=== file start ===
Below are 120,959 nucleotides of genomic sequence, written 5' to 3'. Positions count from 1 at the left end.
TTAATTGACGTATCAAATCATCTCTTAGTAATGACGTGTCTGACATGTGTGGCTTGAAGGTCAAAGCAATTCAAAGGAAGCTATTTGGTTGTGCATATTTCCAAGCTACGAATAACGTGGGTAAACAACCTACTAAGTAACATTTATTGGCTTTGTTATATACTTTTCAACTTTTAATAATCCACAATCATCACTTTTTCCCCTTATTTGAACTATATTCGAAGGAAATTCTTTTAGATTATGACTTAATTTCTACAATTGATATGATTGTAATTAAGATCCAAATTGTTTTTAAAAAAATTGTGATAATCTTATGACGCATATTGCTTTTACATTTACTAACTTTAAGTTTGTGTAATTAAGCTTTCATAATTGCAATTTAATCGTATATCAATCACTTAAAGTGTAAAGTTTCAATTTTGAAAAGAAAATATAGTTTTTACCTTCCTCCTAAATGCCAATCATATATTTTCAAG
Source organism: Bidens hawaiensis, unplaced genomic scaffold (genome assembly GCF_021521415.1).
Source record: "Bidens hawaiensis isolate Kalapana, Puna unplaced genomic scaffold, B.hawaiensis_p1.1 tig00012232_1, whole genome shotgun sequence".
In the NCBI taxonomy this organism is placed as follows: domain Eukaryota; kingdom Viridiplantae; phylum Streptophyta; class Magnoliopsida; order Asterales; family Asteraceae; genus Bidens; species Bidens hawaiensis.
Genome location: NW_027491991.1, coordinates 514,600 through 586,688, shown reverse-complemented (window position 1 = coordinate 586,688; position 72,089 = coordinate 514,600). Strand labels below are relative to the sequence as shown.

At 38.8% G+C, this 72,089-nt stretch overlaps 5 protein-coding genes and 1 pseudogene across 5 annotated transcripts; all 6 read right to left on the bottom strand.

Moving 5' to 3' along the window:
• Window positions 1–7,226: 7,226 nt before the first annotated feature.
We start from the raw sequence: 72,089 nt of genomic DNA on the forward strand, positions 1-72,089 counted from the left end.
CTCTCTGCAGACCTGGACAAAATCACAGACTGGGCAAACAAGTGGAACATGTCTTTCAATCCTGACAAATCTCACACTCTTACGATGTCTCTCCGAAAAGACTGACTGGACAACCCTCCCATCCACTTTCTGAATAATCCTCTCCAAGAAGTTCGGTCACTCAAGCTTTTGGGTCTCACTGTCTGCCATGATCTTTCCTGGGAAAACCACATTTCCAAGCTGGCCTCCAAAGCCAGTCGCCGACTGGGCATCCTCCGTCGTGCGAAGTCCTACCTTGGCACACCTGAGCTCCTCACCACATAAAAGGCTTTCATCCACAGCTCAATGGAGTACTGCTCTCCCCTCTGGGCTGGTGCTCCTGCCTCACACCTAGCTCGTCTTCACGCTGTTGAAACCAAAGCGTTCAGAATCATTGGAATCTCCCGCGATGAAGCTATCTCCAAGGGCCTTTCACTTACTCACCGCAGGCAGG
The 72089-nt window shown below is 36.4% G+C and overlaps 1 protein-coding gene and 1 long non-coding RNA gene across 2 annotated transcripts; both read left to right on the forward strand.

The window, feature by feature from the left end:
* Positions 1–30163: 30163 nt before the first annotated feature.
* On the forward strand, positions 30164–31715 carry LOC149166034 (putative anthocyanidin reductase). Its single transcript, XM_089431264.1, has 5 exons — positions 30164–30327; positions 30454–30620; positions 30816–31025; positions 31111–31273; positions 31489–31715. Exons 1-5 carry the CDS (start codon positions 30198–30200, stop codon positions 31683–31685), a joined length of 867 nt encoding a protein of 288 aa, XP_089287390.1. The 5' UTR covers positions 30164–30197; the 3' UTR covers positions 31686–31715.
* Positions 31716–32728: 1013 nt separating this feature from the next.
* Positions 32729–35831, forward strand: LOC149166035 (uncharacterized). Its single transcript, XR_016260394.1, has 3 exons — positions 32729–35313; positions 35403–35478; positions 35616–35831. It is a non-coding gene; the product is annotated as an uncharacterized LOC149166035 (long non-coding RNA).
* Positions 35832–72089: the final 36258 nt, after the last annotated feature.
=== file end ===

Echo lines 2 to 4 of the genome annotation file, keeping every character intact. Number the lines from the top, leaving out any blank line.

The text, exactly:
TTAATTGACGTATCAAATCATCTCTTAGTAATGACGTGTCTGACATGTGTGGCTTGAAGGTCAAAGCAATTCAAAGGAAGCTATTTGGTTGTGCATATTTCCAAGCTACGAATAACGTGGGTAAACAACCTACTAAGTAACATTTATTGGCTTTGTTATATACTTTTCAACTTTTAATAATCCACAATCATCACTTTTTCCCCTTATTTGAACTATATTCGAAGGAAATTCTTTTAGATTATGACTTAATTTCTACAATTGATATGATTGTAATTAAGATCCAAATTGTTTTTAAAAAAATTGTGATAATCTTATGACGCATATTGCTTTTACATTTACTAACTTTAAGTTTGTGTAATTAAGCTTTCATAATTGCAATTTAATCGTATATCAATCACTTAAAGTGTAAAGTTTCAATTTTGAAAAGAAAATATAGTTTTTACCTTCCTCCTAAATGCCAATCATATATTTTCAAG
Source organism: Bidens hawaiensis, unplaced genomic scaffold (genome assembly GCF_021521415.1).
Source record: "Bidens hawaiensis isolate Kalapana, Puna unplaced genomic scaffold, B.hawaiensis_p1.1 tig00012232_1, whole genome shotgun sequence".